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Is Family Finder a complement to YDNA & mtDNA tests?

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  • Is Family Finder a complement to YDNA & mtDNA tests?

    My wife bought me a Y-DNA37 test and now I'm looking to do another test but want to make sure I do something that complements the results I already have. I guess the obvious next one would be an mtDNA test, right?

    But is the Family Finder test complementary, or will I just get the same results by getting the mtDNA and joining the results I already have?

  • #2
    Originally posted by miamime View Post
    My wife bought me a Y-DNA37 test and now I'm looking to do another test but want to make sure I do something that complements the results I already have. I guess the obvious next one would be an mtDNA test, right?

    But is the Family Finder test complementary, or will I just get the same results by getting the mtDNA and joining the results I already have?
    Family Finder goes well with Y-DNA and mtDNA testing, as it tests a different type of DNA (autosomal) than the other two types of testing. I think I would actually prioritize Family Finder over mtDNA unless there is something you're specifically curious about investigating along your direct maternal line. Family Finder gives you a broad set of matches from your more recent ancestors along along all of your ancestral lines, not just your direct paternal or direct maternal lines.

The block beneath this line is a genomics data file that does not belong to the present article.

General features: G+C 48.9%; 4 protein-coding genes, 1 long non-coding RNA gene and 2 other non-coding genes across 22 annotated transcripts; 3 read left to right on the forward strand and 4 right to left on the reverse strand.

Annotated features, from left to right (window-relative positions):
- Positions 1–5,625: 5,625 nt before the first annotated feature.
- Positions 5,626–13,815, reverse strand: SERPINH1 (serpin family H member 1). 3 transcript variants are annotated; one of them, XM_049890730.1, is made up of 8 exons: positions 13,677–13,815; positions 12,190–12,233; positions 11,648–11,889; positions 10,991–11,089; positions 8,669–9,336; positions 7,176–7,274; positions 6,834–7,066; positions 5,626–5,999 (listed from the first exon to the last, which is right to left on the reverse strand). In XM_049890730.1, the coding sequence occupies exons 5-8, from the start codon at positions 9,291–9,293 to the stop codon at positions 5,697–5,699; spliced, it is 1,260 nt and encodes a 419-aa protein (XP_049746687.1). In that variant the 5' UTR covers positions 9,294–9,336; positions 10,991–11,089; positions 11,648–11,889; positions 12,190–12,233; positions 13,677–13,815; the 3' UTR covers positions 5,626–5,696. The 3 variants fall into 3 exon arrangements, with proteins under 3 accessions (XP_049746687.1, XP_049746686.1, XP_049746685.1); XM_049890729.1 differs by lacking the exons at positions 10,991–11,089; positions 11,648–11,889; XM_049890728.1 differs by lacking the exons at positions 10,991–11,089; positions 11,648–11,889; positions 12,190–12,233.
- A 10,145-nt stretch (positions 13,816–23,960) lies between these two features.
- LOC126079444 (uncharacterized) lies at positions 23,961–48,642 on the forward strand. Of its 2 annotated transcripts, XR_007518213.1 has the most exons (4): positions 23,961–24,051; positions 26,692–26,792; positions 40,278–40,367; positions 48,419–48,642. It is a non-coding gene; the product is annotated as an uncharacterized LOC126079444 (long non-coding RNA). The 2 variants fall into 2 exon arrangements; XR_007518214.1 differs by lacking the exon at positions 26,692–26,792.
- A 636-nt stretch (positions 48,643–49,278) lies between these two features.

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    • #3
      Originally posted by David Guetta View Post
      Family Finder goes well with Y-DNA and mtDNA testing, as it tests a different type of DNA (autosomal) than the other two types of testing. I think I would actually prioritize Family Finder over mtDNA unless there is something you're specifically curious about investigating along your direct maternal line. Family Finder gives you a broad set of matches from your more recent ancestors along along all of your ancestral lines, not just your direct paternal or direct maternal lines.
      I'm a little curious to see if I have any Jewish ancestry on my mother's side, since there are some indications of such a few generations back. It wasn't uncommon for people of Spanish ancestry to have that, so I'm wondering which test my reveal that better.

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      • #4
        Originally posted by miamime View Post
        I'm a little curious to see if I have any Jewish ancestry on my mother's side, since there are some indications of such a few generations back. It wasn't uncommon for people of Spanish ancestry to have that, so I'm wondering which test my reveal that better.
        The autosomal test Family Finder can give you decisive answers about this.

        I do this kind of analysis for Spaniards, Mexicans, and Puerto Ricans all the time using Family Finder data uploaded to Gedmatch and they very often do have real Sephardic segments with the right kinds of matches and ethnic characteristics. And I can do this analysis for you, too, when the time comes.

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        • #5
          Family Finder

          I would choose Family Finder rather than an mtDNA test without a doubt.